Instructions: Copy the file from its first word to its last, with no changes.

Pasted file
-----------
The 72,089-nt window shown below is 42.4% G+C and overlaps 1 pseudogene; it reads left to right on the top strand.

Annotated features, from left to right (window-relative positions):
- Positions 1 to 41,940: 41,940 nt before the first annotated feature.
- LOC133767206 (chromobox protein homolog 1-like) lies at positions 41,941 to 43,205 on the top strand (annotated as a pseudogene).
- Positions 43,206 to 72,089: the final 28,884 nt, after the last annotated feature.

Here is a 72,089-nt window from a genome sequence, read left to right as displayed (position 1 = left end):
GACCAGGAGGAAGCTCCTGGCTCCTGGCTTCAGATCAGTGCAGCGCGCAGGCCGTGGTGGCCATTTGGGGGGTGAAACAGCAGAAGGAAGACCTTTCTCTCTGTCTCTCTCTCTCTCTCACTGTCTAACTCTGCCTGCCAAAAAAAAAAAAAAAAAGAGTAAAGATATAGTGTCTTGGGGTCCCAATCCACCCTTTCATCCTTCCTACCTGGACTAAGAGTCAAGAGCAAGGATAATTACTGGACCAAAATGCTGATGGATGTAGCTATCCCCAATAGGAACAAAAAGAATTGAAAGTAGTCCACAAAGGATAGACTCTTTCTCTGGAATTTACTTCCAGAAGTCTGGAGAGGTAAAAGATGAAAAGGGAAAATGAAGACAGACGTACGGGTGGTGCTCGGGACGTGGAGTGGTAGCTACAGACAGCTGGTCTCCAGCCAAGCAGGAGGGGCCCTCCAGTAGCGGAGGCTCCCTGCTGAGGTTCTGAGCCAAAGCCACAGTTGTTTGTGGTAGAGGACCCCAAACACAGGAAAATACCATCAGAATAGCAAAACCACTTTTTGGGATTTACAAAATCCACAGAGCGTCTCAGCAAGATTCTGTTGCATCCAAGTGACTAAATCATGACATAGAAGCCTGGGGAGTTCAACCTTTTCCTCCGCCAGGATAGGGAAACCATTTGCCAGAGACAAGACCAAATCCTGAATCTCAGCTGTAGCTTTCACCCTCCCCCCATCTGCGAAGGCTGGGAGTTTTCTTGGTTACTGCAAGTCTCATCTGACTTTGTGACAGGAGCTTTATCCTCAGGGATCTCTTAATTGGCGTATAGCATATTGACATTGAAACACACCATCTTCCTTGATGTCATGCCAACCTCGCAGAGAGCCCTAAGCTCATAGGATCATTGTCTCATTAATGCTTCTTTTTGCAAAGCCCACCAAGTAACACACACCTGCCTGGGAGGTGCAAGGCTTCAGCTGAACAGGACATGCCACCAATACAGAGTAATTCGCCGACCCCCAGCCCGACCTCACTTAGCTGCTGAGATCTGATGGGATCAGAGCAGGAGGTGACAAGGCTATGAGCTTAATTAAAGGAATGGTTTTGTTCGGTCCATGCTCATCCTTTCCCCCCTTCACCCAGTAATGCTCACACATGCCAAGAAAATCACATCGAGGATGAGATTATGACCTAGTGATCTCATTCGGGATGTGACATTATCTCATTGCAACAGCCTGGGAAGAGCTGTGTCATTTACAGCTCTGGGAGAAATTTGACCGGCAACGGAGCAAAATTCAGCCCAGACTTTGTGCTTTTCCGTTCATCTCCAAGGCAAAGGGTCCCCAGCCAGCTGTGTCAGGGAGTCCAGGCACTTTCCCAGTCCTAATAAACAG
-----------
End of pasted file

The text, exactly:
The 72,089-nt window shown below is 42.4% G+C and overlaps 1 pseudogene; it reads left to right on the top strand.

Annotated features, from left to right (window-relative positions):
- Positions 1 to 41,940: 41,940 nt before the first annotated feature.
- LOC133767206 (chromobox protein homolog 1-like) lies at positions 41,941 to 43,205 on the top strand (annotated as a pseudogene).
- Positions 43,206 to 72,089: the final 28,884 nt, after the last annotated feature.

Here is a 72,089-nt window from a genome sequence, read left to right as displayed (position 1 = left end):
GACCAGGAGGAAGCTCCTGGCTCCTGGCTTCAGATCAGTGCAGCGCGCAGGCCGTGGTGGCCATTTGGGGGGTGAAACAGCAGAAGGAAGACCTTTCTCTCTGTCTCTCTCTCTCTCTCACTGTCTAACTCTGCCTGCCAAAAAAAAAAAAAAAAAGAGTAAAGATATAGTGTCTTGGGGTCCCAATCCACCCTTTCATCCTTCCTACCTGGACTAAGAGTCAAGAGCAAGGATAATTACTGGACCAAAATGCTGATGGATGTAGCTATCCCCAATAGGAACAAAAAGAATTGAAAGTAGTCCACAAAGGATAGACTCTTTCTCTGGAATTTACTTCCAGAAGTCTGGAGAGGTAAAAGATGAAAAGGGAAAATGAAGACAGACGTACGGGTGGTGCTCGGGACGTGGAGTGGTAGCTACAGACAGCTGGTCTCCAGCCAAGCAGGAGGGGCCCTCCAGTAGCGGAGGCTCCCTGCTGAGGTTCTGAGCCAAAGCCACAGTTGTTTGTGGTAGAGGACCCCAAACACAGGAAAATACCATCAGAATAGCAAAACCACTTTTTGGGATTTACAAAATCCACAGAGCGTCTCAGCAAGATTCTGTTGCATCCAAGTGACTAAATCATGACATAGAAGCCTGGGGAGTTCAACCTTTTCCTCCGCCAGGATAGGGAAACCATTTGCCAGAGACAAGACCAAATCCTGAATCTCAGCTGTAGCTTTCACCCTCCCCCCATCTGCGAAGGCTGGGAGTTTTCTTGGTTACTGCAAGTCTCATCTGACTTTGTGACAGGAGCTTTATCCTCAGGGATCTCTTAATTGGCGTATAGCATATTGACATTGAAACACACCATCTTCCTTGATGTCATGCCAACCTCGCAGAGAGCCCTAAGCTCATAGGATCATTGTCTCATTAATGCTTCTTTTTGCAAAGCCCACCAAGTAACACACACCTGCCTGGGAGGTGCAAGGCTTCAGCTGAACAGGACATGCCACCAATACAGAGTAATTCGCCGACCCCCAGCCCGACCTCACTTAGCTGCTGAGATCTGATGGGATCAGAGCAGGAGGTGACAAGGCTATGAGCTTAATTAAAGGAATGGTTTTGTTCGGTCCATGCTCATCCTTTCCCCCCTTCACCCAGTAATGCTCACACATGCCAAGAAAATCACATCGAGGATGAGATTATGACCTAGTGATCTCATTCGGGATGTGACATTATCTCATTGCAACAGCCTGGGAAGAGCTGTGTCATTTACAGCTCTGGGAGAAATTTGACCGGCAACGGAGCAAAATTCAGCCCAGACTTTGTGCTTTTCCGTTCATCTCCAAGGCAAAGGGTCCCCAGCCAGCTGTGTCAGGGAGTCCAGGCACTTTCCCAGTCCTAATAAACAG